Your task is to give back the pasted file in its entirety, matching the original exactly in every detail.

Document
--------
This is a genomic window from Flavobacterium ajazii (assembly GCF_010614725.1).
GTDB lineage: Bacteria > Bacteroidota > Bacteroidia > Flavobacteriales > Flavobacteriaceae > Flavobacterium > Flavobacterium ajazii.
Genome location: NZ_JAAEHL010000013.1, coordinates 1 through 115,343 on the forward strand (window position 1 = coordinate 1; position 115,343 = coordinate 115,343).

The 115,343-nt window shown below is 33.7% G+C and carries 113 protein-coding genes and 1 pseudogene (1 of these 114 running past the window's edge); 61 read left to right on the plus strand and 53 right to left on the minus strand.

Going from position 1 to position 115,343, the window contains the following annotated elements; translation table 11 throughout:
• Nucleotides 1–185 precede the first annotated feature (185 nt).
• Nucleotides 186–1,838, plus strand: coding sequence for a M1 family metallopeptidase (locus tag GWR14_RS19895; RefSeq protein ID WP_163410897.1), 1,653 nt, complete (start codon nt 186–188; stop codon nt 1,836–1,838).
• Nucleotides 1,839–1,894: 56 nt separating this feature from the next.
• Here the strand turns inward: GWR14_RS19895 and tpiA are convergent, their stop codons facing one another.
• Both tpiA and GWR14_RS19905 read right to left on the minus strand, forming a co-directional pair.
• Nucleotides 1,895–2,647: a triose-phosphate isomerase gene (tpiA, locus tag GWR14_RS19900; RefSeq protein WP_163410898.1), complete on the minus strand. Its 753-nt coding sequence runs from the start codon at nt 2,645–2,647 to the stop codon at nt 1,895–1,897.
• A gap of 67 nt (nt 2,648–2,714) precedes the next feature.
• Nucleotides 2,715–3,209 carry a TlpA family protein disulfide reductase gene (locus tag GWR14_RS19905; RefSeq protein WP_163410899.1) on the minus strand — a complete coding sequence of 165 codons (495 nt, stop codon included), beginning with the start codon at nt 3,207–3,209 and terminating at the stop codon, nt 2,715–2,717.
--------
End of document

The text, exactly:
This is a genomic window from Flavobacterium ajazii (assembly GCF_010614725.1).
GTDB lineage: Bacteria > Bacteroidota > Bacteroidia > Flavobacteriales > Flavobacteriaceae > Flavobacterium > Flavobacterium ajazii.
Genome location: NZ_JAAEHL010000013.1, coordinates 1 through 115,343 on the forward strand (window position 1 = coordinate 1; position 115,343 = coordinate 115,343).

The 115,343-nt window shown below is 33.7% G+C and carries 113 protein-coding genes and 1 pseudogene (1 of these 114 running past the window's edge); 61 read left to right on the plus strand and 53 right to left on the minus strand.

Going from position 1 to position 115,343, the window contains the following annotated elements; translation table 11 throughout:
• Nucleotides 1–185 precede the first annotated feature (185 nt).
• Nucleotides 186–1,838, plus strand: coding sequence for a M1 family metallopeptidase (locus tag GWR14_RS19895; RefSeq protein ID WP_163410897.1), 1,653 nt, complete (start codon nt 186–188; stop codon nt 1,836–1,838).
• Nucleotides 1,839–1,894: 56 nt separating this feature from the next.
• Here the strand turns inward: GWR14_RS19895 and tpiA are convergent, their stop codons facing one another.
• Both tpiA and GWR14_RS19905 read right to left on the minus strand, forming a co-directional pair.
• Nucleotides 1,895–2,647: a triose-phosphate isomerase gene (tpiA, locus tag GWR14_RS19900; RefSeq protein WP_163410898.1), complete on the minus strand. Its 753-nt coding sequence runs from the start codon at nt 2,645–2,647 to the stop codon at nt 1,895–1,897.
• A gap of 67 nt (nt 2,648–2,714) precedes the next feature.
• Nucleotides 2,715–3,209 carry a TlpA family protein disulfide reductase gene (locus tag GWR14_RS19905; RefSeq protein WP_163410899.1) on the minus strand — a complete coding sequence of 165 codons (495 nt, stop codon included), beginning with the start codon at nt 3,207–3,209 and terminating at the stop codon, nt 2,715–2,717.